When you file bankruptcy, the court issues specific rules, and if you don’t follow those guidelines, or abuse the bankruptcy process in generally, the bankruptcy court may dismiss your case with prejudice. Taking a step back, when your bankruptcy case is dismissed, the court stops your bankruptcy proceedings without discharging your debts, which essentially ends your bankruptcy. When your case is dismissed it is either designated dismissed without prejudice, meaning that you can file again without delay, or dismissed with prejudice, meaning that you’ll be prohibited from filing another bankruptcy for a specific period of time.
Having your bankruptcy dismissed with prejudice means that the bankruptcy court or the bankruptcy trustee has reason to believe that you have committed bankruptcy fraud by hiding assets or being untruthful on your bankruptcy papers, having filed numerous bankruptcy cases to purposely delay your creditors, or willfully disobeyed the court’s orders. In addition to the refiling restriction, having your bankruptcy dismissed with prejudice could also mean that the in the next bankruptcy you file, you won’t be able to discharged some of the debts from your previous bankruptcy case.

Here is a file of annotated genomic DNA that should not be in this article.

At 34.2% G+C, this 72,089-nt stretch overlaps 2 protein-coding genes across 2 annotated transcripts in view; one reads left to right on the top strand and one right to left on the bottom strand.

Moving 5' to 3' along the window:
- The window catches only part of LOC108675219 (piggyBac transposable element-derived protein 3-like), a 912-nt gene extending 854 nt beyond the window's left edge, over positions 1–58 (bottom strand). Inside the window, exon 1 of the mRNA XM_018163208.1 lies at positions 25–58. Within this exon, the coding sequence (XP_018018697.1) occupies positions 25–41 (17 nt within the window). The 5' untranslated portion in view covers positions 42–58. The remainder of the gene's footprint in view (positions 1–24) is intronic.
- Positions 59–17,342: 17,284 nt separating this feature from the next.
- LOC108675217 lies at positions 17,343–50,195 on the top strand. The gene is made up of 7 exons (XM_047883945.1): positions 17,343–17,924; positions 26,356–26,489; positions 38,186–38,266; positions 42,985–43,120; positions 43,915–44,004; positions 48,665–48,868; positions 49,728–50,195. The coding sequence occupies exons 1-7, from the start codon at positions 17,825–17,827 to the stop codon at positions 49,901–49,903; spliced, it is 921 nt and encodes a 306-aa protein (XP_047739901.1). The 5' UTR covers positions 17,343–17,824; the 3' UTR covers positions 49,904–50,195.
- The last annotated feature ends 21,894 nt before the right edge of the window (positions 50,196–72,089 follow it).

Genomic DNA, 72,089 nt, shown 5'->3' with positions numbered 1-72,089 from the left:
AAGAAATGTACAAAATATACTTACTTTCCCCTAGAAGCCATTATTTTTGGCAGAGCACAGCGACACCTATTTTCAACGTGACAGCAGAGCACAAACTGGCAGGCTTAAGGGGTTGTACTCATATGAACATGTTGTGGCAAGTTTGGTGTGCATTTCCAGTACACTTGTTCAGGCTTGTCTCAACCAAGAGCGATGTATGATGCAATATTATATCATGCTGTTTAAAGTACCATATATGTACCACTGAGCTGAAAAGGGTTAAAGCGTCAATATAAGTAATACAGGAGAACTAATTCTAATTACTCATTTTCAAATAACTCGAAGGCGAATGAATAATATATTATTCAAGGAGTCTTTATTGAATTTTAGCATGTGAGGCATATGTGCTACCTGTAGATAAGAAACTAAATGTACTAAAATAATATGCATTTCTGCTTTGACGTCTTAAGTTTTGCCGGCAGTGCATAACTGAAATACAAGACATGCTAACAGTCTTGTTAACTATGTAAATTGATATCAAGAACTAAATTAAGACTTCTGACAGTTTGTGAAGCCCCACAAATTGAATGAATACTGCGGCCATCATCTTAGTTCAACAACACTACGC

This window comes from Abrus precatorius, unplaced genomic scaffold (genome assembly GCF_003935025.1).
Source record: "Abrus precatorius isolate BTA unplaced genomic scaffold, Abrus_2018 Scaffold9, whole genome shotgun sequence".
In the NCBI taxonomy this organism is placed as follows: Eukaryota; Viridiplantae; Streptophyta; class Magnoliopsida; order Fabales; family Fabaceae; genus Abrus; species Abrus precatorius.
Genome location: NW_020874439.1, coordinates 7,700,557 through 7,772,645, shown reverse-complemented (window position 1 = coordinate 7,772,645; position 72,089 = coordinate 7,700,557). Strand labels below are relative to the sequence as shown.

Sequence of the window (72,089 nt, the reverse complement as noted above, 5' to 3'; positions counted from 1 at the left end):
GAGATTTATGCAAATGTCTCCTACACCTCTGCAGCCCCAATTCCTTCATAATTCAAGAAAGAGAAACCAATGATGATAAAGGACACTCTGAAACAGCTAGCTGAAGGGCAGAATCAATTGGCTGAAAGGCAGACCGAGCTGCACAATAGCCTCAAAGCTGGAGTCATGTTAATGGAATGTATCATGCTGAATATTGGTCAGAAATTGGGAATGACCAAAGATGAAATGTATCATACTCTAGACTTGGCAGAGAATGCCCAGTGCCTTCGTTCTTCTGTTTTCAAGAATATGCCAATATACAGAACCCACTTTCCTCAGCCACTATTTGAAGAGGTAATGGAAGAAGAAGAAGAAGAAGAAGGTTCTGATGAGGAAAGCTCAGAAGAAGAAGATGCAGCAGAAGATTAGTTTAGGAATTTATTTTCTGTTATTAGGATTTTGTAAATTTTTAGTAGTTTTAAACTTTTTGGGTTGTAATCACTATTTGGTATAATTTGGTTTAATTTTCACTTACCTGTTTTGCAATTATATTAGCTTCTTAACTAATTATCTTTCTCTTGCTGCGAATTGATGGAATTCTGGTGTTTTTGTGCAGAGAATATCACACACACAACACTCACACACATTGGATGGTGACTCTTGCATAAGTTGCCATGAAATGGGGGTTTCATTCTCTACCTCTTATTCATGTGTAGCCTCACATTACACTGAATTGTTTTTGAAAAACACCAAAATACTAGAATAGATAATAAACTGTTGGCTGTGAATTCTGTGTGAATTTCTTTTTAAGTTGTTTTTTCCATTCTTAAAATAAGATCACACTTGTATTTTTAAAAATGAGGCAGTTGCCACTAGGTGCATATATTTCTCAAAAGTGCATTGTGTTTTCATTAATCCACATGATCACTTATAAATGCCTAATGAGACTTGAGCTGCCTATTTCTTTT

The primary reason for having prejudice in the bankruptcy code is to prevent bankruptcy abuse and fraud. As long as you are completely transparent in your bankruptcy filings, obey the court’s orders, and don’t try to hide assets, you can completely steer clear of having your bankruptcy case dismissed with prejudice. In most events, your bankruptcy case will be dismissed if you miss filling out a form or fail to adhere to a deadline. Having an experienced bankruptcy attorney will help you ensure all forms are filled out properly before submitting and that you understand the court’s orders.
Contacting your Dallas bankruptcy lawyer today will help you avoid dismissals and ensure that your debts are properly discharged under the U.S. bankruptcy law.